Opposition to New Jersey’s coming surge in offshore wind farms is growing at the Jersey Shore. The hundreds of wind turbines due to be built up to 20 miles off New Jersey in the next five years or so will spoil ocean views, undermine local economies and hurt wildlife while boosting the profits of overseas developers, critics say.
WASHINGTON — A former chair of Texas’ Public Utilities Commission testified Thursday that the misery suffered last month as blackouts left millions of Texans freezing in the dark for days could have been averted – if the state and its utilities had heeded a decade of advice to prepare for extreme weather.
A 2020 state law stripped local control from the site selection process, in effect giving renewable energy developers a blank check regarding site location. From Queens to Grand Island, local control has played a role in Amazon’s site selection, but the state has decided that for renewable energy local input is irrelevant. If this seems like a staggeringly incongruous application of land use strategy, you’re right.
If nothing is done to unwind the power prices, they wrote, at least 46 projects totaling nine gigawatts of capacity “would suffer severe financial losses.” There are 31.9 gigawatts of wind power on the main Texas grid, and half or more were financed with hedged contracts, according to market observers.
The Allen County commissioners Friday joined with those of more than 40 other Indiana counties in opposing a state bill regulating renewable energy. Commissioners said House Bill 1381, which would set standards for wind and solar installations, would place decisions about them at the state level instead of in the hands of local officials. The bill includes setback requirements, height restrictions and sound-level rules usually handled by local plan commissions and zoning boards and would replace a patchwork of local rules.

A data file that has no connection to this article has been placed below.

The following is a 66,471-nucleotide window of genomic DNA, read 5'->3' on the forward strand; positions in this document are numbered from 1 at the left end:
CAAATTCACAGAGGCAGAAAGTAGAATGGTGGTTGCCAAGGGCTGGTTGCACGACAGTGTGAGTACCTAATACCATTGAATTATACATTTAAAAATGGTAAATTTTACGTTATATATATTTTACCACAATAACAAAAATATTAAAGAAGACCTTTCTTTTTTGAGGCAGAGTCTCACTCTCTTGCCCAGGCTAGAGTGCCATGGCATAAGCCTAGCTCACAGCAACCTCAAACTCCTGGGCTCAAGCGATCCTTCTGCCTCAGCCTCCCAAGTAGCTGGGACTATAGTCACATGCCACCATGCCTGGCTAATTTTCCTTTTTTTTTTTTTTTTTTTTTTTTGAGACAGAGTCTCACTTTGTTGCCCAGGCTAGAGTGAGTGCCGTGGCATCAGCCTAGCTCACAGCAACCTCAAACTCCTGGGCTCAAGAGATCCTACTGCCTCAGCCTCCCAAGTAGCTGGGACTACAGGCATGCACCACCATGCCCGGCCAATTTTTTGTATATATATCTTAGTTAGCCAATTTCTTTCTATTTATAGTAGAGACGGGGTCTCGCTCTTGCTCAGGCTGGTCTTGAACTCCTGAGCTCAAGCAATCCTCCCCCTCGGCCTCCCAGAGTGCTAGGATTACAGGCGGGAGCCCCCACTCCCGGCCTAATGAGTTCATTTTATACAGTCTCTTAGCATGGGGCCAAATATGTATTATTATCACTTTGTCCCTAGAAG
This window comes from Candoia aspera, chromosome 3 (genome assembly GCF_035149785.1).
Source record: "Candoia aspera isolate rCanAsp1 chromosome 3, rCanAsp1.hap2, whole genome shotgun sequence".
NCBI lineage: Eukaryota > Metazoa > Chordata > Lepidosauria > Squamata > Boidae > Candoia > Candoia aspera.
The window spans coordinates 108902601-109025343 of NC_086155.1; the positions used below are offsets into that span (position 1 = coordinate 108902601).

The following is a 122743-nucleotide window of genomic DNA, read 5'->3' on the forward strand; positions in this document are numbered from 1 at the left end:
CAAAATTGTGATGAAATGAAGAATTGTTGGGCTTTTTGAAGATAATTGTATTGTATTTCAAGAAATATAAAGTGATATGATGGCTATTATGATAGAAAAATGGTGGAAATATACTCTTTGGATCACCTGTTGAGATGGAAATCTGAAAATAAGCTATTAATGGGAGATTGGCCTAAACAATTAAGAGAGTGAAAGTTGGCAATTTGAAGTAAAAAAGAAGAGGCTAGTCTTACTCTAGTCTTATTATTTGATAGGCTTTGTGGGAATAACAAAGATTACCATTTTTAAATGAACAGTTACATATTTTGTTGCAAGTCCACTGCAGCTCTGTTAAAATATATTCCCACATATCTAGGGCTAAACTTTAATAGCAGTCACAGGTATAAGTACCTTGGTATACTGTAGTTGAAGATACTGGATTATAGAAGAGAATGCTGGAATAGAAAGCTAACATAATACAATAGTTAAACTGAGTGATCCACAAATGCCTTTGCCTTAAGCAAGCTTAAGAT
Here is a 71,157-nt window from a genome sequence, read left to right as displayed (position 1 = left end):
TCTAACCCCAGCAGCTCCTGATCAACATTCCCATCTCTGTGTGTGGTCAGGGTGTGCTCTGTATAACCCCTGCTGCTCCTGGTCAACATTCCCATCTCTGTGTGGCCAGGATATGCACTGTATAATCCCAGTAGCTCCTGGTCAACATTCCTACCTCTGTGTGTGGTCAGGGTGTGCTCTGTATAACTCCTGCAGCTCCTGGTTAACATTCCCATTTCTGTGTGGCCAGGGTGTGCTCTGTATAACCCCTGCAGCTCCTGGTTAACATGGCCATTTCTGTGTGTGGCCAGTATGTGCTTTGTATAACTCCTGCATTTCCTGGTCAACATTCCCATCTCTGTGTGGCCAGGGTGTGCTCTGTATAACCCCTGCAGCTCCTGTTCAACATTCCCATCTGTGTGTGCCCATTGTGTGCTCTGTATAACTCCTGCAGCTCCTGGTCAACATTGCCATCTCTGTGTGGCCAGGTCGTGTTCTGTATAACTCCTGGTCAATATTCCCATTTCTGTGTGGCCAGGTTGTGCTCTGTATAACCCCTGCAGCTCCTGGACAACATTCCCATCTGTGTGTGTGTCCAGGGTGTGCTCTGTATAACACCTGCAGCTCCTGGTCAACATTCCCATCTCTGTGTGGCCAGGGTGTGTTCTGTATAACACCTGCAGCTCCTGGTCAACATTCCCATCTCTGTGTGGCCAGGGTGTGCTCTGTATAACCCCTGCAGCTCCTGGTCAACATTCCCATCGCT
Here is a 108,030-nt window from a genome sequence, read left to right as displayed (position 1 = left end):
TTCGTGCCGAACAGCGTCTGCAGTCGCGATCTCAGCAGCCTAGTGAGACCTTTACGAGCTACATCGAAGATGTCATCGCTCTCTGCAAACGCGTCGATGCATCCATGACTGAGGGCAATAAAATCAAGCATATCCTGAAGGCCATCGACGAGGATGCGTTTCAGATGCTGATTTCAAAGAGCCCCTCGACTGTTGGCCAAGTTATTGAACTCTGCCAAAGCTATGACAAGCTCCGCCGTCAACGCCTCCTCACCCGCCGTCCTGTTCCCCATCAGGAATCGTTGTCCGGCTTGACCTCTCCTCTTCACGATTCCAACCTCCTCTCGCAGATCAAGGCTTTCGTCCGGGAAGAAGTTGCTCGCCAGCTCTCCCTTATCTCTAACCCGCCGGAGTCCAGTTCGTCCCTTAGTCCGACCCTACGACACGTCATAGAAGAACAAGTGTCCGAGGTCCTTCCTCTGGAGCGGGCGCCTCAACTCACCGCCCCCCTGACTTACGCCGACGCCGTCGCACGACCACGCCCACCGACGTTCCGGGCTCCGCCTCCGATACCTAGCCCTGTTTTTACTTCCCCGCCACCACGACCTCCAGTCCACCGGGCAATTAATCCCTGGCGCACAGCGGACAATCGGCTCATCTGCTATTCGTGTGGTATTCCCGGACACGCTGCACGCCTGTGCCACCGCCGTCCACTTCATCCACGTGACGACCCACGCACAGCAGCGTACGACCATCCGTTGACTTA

The first and most important point is this: We ignore the fragility of the electric grid at our peril. The Texas Blackouts are a stark reminder that the electric grid is our biggest, most important, and most complex network. Its strategic importance to our society cannot be overstated. The electric grid is the mother network, the network upon which all of our most-critical networks depend. We must pay more attention to its resilience and reliability.
The centerpiece of the plan is a dramatic increase in renewables and storage, adding approximately 5,600 MW of new capacity. This includes 2,300 MW of wind power, 1,600 MW of large-scale solar projects and 400 MW of battery storage. Another 1,300 MW of distributed solar, such as community solar gardens, would also be added.
Extreme weather is quite common and is likely to become more frequent in decades to come. We ought to recognize that 2021 isn’t a black swan event. We should use what we’ve learned about why — and when — power plants of all types fail to better prepare. It won’t prevent every weather-related blackout, but it sure will help.
Lawmakers have proposed state guidelines for wind and solar farms — like how far they can be from neighboring property owners. Under a new state House bill, local governments wouldn’t be able to make ordinances stricter than those guidelines.
The spot price of wholesale electricity on the Texas power grid spiked more than 10,000% on Monday amid a deep freeze across the state and rolling outages among power producers, according to data on the grid operator’s website.
Large amounts of intermittent electricity create huge swings in supply which the grid has to be able to cope with. The issue isn’t confined to Europe. Australia has had teething problems in the transition to a cleaner network. Wind power was blamed for a blackout in 2016 that cut supply to 850,000 homes. The nation is looking to storage as a solution and was the first country to install a 100 megawatt megabattery in 2017.